What is Ilaris?
Ilaris is a monoclonal antibody that blocks certain proteins in the body that can affect inflammation and other immune responses. Canakinumab is used to treat certain types of periodic fever syndromes, sometimes called auto-inflammatory syndromes.
Periodic fever syndromes are rare and often inherited conditions caused by mutations in certain genes; usually genes that are involved in producing a certain protein or enzyme in the body. People with a periodic fever syndrome have episodes of fever and inflammation without other causes such as infection or virus.
Ilaris is used to treat the following periodic fever syndromes in adults and children who are at least 4 years old:
Cryopyrin-Associated Periodic Syndromes, including Familial Cold Autoinflammatory Syndrome and Muckle-Wells Syndrome
Tumor Necrosis Factor Receptor Associated Periodic Syndrome
Hyperimmunoglobulin D Syndrome, also called Mevalonate Kinase Deficiency
Ilaris is also used to treat Still's disease including Adult-Onset Still's Disease and Systemic Juvenile Idiopathic Arthritis in children who are at least 2 years old.
Serious and sometimes fatal infections may occur during treatment with Ilaris. Call your doctor right away if you have signs of infection such as: fever, chills, sweating, tiredness, cough, shortness of breath, skin sores, warm or painful areas on your body, diarrhea, stomach pain, or weight loss.
Before taking this medicine
You should not use Ilaris if you are allergic to canakinumab.
Tell your doctor if you have ever had tuberculosis, if anyone in your household has tuberculosis, or if you have recently traveled to an area where tuberculosis is common.
To make sure Ilaris is safe for you, tell your doctor if you have ever had:
an active or chronic infection;
low white blood cell counts;
a weak immune system;
HIV, hepatitis B, or hepatitis C;
a history of recurrent infections; or
if you have recently received or are scheduled to receive any vaccine.
Make sure you are current on all vaccines before you begin treatment with Ilaris.
Treatment with Ilaris may increase your risk of developing cancer. Talk to your doctor about your individual risk.
Tell your doctor if you are pregnant or plan to become pregnant.
If you use Ilaris while you are pregnant, make sure any doctor caring for your new baby knows that you used the medicine during pregnancy. Being exposed to Ilaris in the womb could affect your baby's vaccination schedule during the first 12 months of life.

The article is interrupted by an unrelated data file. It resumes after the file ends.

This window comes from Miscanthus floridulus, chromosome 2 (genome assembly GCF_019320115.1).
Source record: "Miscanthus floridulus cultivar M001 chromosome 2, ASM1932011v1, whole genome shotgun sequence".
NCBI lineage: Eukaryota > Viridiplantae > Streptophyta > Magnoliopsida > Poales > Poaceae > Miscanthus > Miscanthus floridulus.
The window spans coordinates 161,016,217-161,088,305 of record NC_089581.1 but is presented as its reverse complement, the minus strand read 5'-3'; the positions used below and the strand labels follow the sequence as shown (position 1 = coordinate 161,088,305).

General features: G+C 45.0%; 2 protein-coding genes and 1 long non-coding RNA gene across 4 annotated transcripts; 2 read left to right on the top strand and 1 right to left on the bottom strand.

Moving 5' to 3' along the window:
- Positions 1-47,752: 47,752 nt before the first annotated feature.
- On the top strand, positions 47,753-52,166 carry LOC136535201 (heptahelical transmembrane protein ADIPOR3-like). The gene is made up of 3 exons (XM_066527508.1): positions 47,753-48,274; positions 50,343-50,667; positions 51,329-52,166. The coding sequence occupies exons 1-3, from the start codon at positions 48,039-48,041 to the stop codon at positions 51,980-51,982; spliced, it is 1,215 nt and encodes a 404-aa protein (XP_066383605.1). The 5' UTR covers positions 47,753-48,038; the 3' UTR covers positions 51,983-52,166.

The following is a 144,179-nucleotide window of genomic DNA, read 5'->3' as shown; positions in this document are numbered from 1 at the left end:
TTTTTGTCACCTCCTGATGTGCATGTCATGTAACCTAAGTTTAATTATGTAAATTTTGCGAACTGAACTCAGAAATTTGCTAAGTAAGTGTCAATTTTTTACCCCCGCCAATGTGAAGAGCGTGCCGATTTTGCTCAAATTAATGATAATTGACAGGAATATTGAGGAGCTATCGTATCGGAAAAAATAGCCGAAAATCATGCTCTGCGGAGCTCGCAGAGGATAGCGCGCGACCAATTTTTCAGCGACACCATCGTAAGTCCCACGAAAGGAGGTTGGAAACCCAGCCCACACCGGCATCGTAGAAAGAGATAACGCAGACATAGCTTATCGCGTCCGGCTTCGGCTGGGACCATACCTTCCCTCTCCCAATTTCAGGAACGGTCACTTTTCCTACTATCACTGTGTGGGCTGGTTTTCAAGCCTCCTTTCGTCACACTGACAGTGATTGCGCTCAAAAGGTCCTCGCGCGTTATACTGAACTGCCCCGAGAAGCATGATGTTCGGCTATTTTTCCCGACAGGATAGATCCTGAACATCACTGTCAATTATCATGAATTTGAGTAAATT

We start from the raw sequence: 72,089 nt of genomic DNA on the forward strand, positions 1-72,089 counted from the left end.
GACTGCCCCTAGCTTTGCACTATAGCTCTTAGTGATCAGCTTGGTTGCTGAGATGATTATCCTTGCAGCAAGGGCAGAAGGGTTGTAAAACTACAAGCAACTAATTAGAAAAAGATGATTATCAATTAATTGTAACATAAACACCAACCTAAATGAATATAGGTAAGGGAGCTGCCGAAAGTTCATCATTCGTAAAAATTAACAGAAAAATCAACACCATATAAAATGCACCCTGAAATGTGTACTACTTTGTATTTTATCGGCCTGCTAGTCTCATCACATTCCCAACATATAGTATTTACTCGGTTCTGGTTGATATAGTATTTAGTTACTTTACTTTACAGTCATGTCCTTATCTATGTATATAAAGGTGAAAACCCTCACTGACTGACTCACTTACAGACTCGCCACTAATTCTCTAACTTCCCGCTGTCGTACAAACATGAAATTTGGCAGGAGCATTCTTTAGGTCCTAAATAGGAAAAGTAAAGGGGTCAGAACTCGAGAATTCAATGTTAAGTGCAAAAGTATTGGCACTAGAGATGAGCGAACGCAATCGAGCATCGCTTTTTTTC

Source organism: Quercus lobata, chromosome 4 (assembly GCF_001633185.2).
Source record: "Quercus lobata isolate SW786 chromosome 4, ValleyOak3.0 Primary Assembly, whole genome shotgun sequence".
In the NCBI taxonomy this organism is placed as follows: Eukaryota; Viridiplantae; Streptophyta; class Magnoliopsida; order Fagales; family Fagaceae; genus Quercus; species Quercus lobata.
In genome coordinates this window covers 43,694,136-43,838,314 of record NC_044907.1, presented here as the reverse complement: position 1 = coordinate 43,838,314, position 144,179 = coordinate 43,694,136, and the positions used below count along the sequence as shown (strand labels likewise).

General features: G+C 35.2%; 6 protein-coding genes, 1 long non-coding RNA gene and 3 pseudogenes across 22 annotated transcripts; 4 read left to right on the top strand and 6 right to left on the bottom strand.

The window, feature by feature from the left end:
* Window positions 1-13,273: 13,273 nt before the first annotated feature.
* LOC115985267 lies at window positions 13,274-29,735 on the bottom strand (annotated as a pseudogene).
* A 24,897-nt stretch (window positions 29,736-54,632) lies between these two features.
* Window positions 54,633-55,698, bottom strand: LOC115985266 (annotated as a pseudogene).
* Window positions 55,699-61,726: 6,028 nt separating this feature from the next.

It may not be safe to breastfeed while using this medicine. Ask your doctor about any risk.
How should I use Ilaris?
Ilaris is injected under the skin. A healthcare provider will give you this injection.
Before you start treatment with Ilaris, your doctor may perform tests to make sure you do not have tuberculosis or other infections.
Ilaris is usually given once every 4 to 8 weeks depending on the condition being treated. Follow your doctor's instructions.
Tell your doctor if you have any changes in weight. Canakinumab doses are based on weight (especially in children and teenagers), and any changes may affect the dose.
Ilaris can weaken your immune system. Your blood may need to be tested often.
What happens if I miss a dose?
Call your doctor for instructions if you miss an appointment for your Ilaris injection.
What happens if I overdose?
Since this medication is given by a healthcare professional in a medical setting, an overdose is unlikely to occur.
What should I avoid while using Ilaris?
Avoid being near people who are sick or have infections. Tell your doctor at once if you develop signs of infection.
Do not receive a "live" vaccine while using Ilaris. The vaccine may not work as well during this time, and may not fully protect you from disease. Live vaccines include measles, mumps, rubella (MMR), rotavirus, typhoid, yellow fever, varicella (chickenpox), zoster (shingles), and nasal flu (influenza) vaccine.
Ilaris side effects
Get emergency medical help if you have signs of an allergic reaction to Ilaris: hives; nausea, trouble swallowing; dizziness, fast or pounding heartbeats, difficult breathing; swelling of your face, lips, tongue, or throat.